The current BoE website describes the requirements for form DQ (see links in the appendix) but requires considerable interpretation leaving scope for inconsistency, and is not user friendly. We would like to understand how DQ - related reporting requirements could be communicated in a way which minimises ambiguity and makes it easier to deliver high quality consistent data.
The ‘How can we’ statements – Commercial Real Estate (CRE) reporting use case
How can the Bank efficiently get the CRE data it needs to proactively monitor and intervene if necessary?
Whilst some progress has been made in creating a voluntary CRE database over the last few years, we are still some distance away from industry committing to and delivering the scope and range of data the Bank needs to perform its role in the market. It is known that some jurisdictions have made good progress in this area, so there are potentially some transferrable ideas and solutions. We would like to explore what ideas the community has to accelerate progress in this area.
How can we communicate and embed (CRE-related) reporting requirements in the most effective, consistent and flexible way between the Bank and firms including expectations, feedback and other useful information for firms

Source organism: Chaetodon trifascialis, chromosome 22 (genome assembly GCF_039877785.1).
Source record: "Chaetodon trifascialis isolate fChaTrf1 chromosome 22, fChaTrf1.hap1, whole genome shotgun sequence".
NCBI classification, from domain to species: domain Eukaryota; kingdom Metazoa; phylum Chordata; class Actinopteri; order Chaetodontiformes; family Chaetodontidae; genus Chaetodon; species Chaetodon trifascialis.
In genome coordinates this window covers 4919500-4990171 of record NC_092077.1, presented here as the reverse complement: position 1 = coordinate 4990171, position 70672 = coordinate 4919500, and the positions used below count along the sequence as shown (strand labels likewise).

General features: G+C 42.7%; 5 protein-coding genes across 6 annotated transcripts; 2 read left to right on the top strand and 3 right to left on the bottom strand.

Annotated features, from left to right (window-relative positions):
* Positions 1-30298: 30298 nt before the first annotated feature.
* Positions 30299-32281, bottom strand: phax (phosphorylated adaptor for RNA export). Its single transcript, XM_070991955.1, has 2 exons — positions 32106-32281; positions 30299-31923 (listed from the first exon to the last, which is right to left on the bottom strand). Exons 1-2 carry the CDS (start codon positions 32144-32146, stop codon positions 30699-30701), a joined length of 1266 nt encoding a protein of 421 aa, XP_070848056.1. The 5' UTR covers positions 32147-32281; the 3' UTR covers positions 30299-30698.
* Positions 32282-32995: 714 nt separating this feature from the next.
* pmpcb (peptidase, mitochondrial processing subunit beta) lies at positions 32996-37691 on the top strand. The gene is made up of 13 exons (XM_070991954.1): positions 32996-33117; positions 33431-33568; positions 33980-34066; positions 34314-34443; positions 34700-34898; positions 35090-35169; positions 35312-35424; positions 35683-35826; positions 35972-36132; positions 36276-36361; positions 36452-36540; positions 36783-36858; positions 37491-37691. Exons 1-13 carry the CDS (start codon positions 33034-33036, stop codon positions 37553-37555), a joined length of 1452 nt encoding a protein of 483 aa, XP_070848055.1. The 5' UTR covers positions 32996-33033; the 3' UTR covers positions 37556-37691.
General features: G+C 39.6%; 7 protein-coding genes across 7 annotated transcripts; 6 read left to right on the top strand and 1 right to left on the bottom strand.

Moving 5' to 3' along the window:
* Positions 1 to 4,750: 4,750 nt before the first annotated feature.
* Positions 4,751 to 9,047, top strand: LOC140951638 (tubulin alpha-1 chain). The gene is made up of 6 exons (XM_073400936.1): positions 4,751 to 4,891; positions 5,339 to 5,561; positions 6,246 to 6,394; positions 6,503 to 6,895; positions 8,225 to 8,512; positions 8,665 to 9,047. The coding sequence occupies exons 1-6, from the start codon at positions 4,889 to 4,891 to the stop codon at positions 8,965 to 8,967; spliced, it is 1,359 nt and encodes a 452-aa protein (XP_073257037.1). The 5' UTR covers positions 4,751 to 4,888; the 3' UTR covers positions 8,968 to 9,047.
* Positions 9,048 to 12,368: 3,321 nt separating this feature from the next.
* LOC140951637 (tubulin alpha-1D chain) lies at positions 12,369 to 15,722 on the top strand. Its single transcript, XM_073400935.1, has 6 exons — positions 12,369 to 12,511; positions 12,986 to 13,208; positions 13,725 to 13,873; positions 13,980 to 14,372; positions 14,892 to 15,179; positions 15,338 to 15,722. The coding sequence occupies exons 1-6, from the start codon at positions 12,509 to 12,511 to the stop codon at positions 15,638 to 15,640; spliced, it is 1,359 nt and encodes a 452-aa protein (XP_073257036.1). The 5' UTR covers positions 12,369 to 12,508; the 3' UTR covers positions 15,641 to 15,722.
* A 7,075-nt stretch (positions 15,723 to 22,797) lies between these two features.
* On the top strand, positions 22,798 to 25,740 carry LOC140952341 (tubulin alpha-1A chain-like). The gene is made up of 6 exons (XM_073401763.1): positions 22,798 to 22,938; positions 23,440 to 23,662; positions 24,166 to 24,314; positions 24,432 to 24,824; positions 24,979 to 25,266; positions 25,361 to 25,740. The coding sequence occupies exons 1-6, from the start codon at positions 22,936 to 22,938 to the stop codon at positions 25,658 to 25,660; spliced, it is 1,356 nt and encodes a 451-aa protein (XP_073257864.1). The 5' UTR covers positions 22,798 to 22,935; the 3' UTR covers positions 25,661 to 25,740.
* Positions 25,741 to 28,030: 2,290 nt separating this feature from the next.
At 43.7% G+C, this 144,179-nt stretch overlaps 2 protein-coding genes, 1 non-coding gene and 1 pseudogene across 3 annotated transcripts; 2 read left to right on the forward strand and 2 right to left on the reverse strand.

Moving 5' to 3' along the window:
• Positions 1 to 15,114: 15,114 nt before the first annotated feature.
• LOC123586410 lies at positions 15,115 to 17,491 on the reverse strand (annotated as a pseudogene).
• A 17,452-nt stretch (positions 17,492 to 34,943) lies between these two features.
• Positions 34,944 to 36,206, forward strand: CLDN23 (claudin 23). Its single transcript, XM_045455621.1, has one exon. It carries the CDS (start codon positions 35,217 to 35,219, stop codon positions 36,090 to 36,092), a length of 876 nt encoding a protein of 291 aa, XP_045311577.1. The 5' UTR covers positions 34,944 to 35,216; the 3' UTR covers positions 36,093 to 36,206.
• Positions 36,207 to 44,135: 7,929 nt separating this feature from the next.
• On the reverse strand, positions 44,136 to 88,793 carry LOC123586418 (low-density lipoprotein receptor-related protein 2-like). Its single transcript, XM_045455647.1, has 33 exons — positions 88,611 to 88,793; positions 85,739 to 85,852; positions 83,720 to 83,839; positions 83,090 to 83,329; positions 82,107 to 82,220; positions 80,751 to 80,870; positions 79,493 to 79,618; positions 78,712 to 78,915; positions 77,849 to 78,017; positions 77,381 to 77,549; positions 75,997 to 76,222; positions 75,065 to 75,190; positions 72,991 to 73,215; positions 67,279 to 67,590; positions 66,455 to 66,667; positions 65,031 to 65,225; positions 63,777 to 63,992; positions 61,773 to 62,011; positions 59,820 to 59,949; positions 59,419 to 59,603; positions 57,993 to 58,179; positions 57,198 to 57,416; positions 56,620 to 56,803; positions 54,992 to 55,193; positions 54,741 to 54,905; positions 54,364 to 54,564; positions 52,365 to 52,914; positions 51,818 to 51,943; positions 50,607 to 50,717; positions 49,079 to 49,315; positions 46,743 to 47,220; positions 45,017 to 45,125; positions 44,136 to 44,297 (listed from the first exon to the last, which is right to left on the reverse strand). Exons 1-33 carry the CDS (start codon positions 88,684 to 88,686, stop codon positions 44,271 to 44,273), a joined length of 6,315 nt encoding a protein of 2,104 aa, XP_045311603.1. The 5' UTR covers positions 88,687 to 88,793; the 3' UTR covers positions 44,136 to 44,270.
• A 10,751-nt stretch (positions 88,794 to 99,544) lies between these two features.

The current approach to communicating expectation and feedback does not facilitate shared understanding. How could this improve?
- Publication of the Request for Input – 30 November
- Submission of proposed solution sent to TDCSecretariat@bankofengland.co.uk – 10 December
- Response from the joint transformation programme to selected solution providers with time and date of demo by 21 December
- Presentation at demo day
- Quarterly Derivatives Return use case – 12/13 January 2022
- Commercial Real Estate (CRE) database use case – 19/20 January 2022
Quarterly Derivatives Return use case
Bank of England – forms, definitions and validations
Bank of England – Transforming data collection
Form DQ box codes
Form DQ definitions
Future of Finance report
IMF Balance of Payments Manual (BPM6)
IMF FITT Draft Guidance Note, 'F.4 Financial Derivatives by Type' (2021)
System of National Accounts 2008 (SNA 2008)
CRE use case
BPF - Commercial Property Forum - London
CRE Underwriting Standards Review Template
The UK Commercial Property Lending Report (Bayes Survey)
Financial Stability Reports | Bank of England Commercial property has featured as a focus in several of the last few financial stability reports
Investment Property Forum and Real Estate Finance Group (Recommendations for reducing the risk of damage to the financial system from the next commercial real estate market crash)
Stress Test Data Framework Manual (bankofengland.co.uk)
The Federal Reserve - reporting firms for CRE